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现在, something completely different

December 1, 2008

Sorry, guys, but I could not resist. This entry will have utterly nothing to do with anything else ever posted on Irresistible (Dis)grace. In fact, you can skip this day if you’d like and return to your normal programming soon (tomorrow?).

In America there has been this puzzling phenomenon called Japanophilia. A Japanophile is an American who seems to appreciate Japanese culture…or parts thereof…more than American culture.

How can you tell if you know a japanophile? Here are some tell-tale signs I will give referring to the basic “he” (but japanophiles can also be women)

  1. He watches anime or reads manga to the exclusion of American cartoons, TV shows, or comic books
  2. Not only does he read manga or watch anime, but he reads or watches in the original Japanese to hear the authentic seiyuus, refusing to listen to inferior dubbed copies or read reversed left-to-right manga.
  3. When he talks about Japanese concepts, he refuses to translate certain things to English. For example, he will say “seiyuu” instead of “voice actor” or “keikaku” instead of “plan.”
    Whats the use of a translators note then?

    ARGH: What's the use of a translator's note then?

    Mr.’s become -sans, -kuns, -chans, -samas, and whatever honorific I forgot. Oh yeah, and desu and desu ka. Those are iconic.

  4. He learns Japanese. But not really. He learns Japanese based on the anime, often learning a terribly stilted form of the language that will make anyone who’s really Japanese laugh or be offended (imagine if people talked like American cartoon character talked). So, the Japanophile will know how to say kawaii, honto, baka, the most used honorifics, and…maybe a few curses. And he will intersperse these throughout day-to-day conversation
  5. He claims to have an interest in Japanese culture, but only the fun parts. For example, he will get his Japanese history from anime (which is often fantasized or legendized) or from appealing parts of history, but not pay attention to the nuanced parts. He may try to impress Japanese people of his knowledge and vocabulary.

OK, so, what’s wrong with Japanophiles? Aren’t they harmless? Misguided…but harmless, right? I dunno…what drives people to admire a foreign culture more than their own? I guess it’s better than xenophobia…so maybe I shouldn’t be so critical.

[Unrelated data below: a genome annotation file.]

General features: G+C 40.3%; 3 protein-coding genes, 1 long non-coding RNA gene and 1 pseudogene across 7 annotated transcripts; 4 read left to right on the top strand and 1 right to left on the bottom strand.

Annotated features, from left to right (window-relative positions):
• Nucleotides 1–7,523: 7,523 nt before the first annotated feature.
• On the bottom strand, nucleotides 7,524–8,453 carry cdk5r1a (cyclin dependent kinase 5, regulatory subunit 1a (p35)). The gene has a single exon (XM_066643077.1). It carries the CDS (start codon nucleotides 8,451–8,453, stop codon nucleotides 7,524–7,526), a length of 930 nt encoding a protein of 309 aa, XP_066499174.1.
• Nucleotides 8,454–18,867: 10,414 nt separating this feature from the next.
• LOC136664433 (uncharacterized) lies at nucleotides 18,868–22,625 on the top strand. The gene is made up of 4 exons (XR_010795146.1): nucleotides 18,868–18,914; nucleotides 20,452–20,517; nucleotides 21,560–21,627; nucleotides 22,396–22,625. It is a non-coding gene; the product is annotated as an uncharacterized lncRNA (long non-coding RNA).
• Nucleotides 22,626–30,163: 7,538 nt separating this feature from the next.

I guess I had never imagined what it would be like to be Japanese and hear or see an American who was trying so hard to be legitimate, but ended up being just hilarious.

Until today. Youtube is a great place for people to publicize themselves, for bad or for good, and today, I found the youtube of a Chinese girl who was showcasing her English skills. It’s not too bad, but I can’t help but…laugh. I’m a bad person, maybe.

This one starts out with an innocent enough premise

But this next one…about her super power…is just charming…the video itself is fun…but some of her comments make it golden…this is why I had to make a new entry dedicated to it.

One commenter says:

I bet, the Company for Animal Rights will bring a sue aganist you, for making a harrowing experience to your hamster… We want Freedom for Hamsters! Stop putting them into cages, make their offers for job the same for everyone! And of course their sexual equality is obvious.
…and let’s burn all the witches .)

Her response is priceless:

life is unfair ,kid…get over it ..there is no animal rights or even human rights in this country

Hahahahahahahahaha. The end.

*Oh, wait; I almost forgot! Translator’s Note: 现在 means “Now” in Mandarin. And as a commenter notes, it seems to also have a parallel, yet somewhat different meaning in Japanese. Small world after all!

DISCLAIMER: I don’t mean to denigrate anyone who is serious about studying the Japanese culture or language. But even you should laugh or cry at people like this.

From → Uncategorized

  1. 现在 is simplified Chinese, actually. In Japanese it’s 現在, and it means more like “nowadays” or “currently,” so you wouldn’t use it in that context. But good post otherwise.

  2. kuri, thanks for the comment.

    I was being quite spastic with this entry, because at first I talked about Japanophilia…and then halfway through I switched to talking about someone who is Chinese who is learning English…and then I never made the connection to the title.

    I meant the simplified Chinese version; I failed to remember how kanji and hanzi share so many similarities! In Mandarin, 现在 can be used pretty much like that, so it’s interesting to see that going to Japanese changes the usage so slightly.

  3. I guess there’s a lot of cases where the meaning changes between hanzi and kanji. Like 手紙 is “letter” in Japanese and “toilet paper” in Chinese. Quite a big change. 😉

  4. Haha! I wonder how that came to be; it kinda makes me want to study linguistics sometime.

  5. If you served you mission in Japan, does that insulate you from charges of geekdom when you find yourself watching 5 hours straight of Escaflowne on YouTube over the weekend?

  6. It is allowable in just this one instance 🙂

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